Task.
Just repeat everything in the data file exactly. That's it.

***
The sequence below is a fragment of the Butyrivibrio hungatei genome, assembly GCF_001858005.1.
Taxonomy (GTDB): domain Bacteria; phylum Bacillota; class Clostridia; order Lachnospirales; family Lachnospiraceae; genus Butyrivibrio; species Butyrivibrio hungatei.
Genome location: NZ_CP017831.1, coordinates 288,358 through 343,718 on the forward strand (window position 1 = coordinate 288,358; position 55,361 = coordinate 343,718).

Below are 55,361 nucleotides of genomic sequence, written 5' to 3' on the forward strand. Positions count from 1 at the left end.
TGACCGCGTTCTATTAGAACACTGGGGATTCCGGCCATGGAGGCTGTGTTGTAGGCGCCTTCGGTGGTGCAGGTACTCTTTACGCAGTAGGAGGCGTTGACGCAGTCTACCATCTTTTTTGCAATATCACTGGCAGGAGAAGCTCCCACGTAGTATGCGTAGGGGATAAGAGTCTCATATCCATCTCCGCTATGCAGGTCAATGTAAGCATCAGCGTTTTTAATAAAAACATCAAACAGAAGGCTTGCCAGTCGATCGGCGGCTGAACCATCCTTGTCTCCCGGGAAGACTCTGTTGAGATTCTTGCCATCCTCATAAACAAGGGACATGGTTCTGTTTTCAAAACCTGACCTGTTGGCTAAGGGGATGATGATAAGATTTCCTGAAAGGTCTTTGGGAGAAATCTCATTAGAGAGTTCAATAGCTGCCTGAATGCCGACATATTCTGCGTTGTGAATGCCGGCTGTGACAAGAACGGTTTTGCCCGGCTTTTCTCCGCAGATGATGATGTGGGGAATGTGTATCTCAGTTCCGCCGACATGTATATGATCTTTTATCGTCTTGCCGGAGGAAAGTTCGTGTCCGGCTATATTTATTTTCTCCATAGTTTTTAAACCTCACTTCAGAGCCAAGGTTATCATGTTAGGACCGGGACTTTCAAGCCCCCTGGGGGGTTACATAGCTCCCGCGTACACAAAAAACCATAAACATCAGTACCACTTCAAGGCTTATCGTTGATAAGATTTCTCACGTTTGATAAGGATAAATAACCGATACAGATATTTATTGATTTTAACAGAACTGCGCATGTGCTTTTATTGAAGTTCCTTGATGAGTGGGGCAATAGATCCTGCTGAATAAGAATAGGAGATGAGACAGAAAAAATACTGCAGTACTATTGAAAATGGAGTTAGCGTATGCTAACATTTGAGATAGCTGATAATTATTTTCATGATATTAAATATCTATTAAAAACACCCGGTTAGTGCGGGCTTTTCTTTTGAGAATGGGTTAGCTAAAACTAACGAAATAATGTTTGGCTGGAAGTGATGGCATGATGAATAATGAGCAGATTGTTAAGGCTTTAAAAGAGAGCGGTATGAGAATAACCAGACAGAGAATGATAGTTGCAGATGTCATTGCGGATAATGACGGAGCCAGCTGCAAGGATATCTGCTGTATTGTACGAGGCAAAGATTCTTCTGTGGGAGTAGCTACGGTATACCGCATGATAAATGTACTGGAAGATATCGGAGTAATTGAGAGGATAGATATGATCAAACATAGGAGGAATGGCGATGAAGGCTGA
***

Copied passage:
The sequence below is a fragment of the Butyrivibrio hungatei genome, assembly GCF_001858005.1.
Taxonomy (GTDB): domain Bacteria; phylum Bacillota; class Clostridia; order Lachnospirales; family Lachnospiraceae; genus Butyrivibrio; species Butyrivibrio hungatei.
Genome location: NZ_CP017831.1, coordinates 288,358 through 343,718 on the forward strand (window position 1 = coordinate 288,358; position 55,361 = coordinate 343,718).

Below are 55,361 nucleotides of genomic sequence, written 5' to 3' on the forward strand. Positions count from 1 at the left end.
TGACCGCGTTCTATTAGAACACTGGGGATTCCGGCCATGGAGGCTGTGTTGTAGGCGCCTTCGGTGGTGCAGGTACTCTTTACGCAGTAGGAGGCGTTGACGCAGTCTACCATCTTTTTTGCAATATCACTGGCAGGAGAAGCTCCCACGTAGTATGCGTAGGGGATAAGAGTCTCATATCCATCTCCGCTATGCAGGTCAATGTAAGCATCAGCGTTTTTAATAAAAACATCAAACAGAAGGCTTGCCAGTCGATCGGCGGCTGAACCATCCTTGTCTCCCGGGAAGACTCTGTTGAGATTCTTGCCATCCTCATAAACAAGGGACATGGTTCTGTTTTCAAAACCTGACCTGTTGGCTAAGGGGATGATGATAAGATTTCCTGAAAGGTCTTTGGGAGAAATCTCATTAGAGAGTTCAATAGCTGCCTGAATGCCGACATATTCTGCGTTGTGAATGCCGGCTGTGACAAGAACGGTTTTGCCCGGCTTTTCTCCGCAGATGATGATGTGGGGAATGTGTATCTCAGTTCCGCCGACATGTATATGATCTTTTATCGTCTTGCCGGAGGAAAGTTCGTGTCCGGCTATATTTATTTTCTCCATAGTTTTTAAACCTCACTTCAGAGCCAAGGTTATCATGTTAGGACCGGGACTTTCAAGCCCCCTGGGGGGTTACATAGCTCCCGCGTACACAAAAAACCATAAACATCAGTACCACTTCAAGGCTTATCGTTGATAAGATTTCTCACGTTTGATAAGGATAAATAACCGATACAGATATTTATTGATTTTAACAGAACTGCGCATGTGCTTTTATTGAAGTTCCTTGATGAGTGGGGCAATAGATCCTGCTGAATAAGAATAGGAGATGAGACAGAAAAAATACTGCAGTACTATTGAAAATGGAGTTAGCGTATGCTAACATTTGAGATAGCTGATAATTATTTTCATGATATTAAATATCTATTAAAAACACCCGGTTAGTGCGGGCTTTTCTTTTGAGAATGGGTTAGCTAAAACTAACGAAATAATGTTTGGCTGGAAGTGATGGCATGATGAATAATGAGCAGATTGTTAAGGCTTTAAAAGAGAGCGGTATGAGAATAACCAGACAGAGAATGATAGTTGCAGATGTCATTGCGGATAATGACGGAGCCAGCTGCAAGGATATCTGCTGTATTGTACGAGGCAAAGATTCTTCTGTGGGAGTAGCTACGGTATACCGCATGATAAATGTACTGGAAGATATCGGAGTAATTGAGAGGATAGATATGATCAAACATAGGAGGAATGGCGATGAAGGCTGA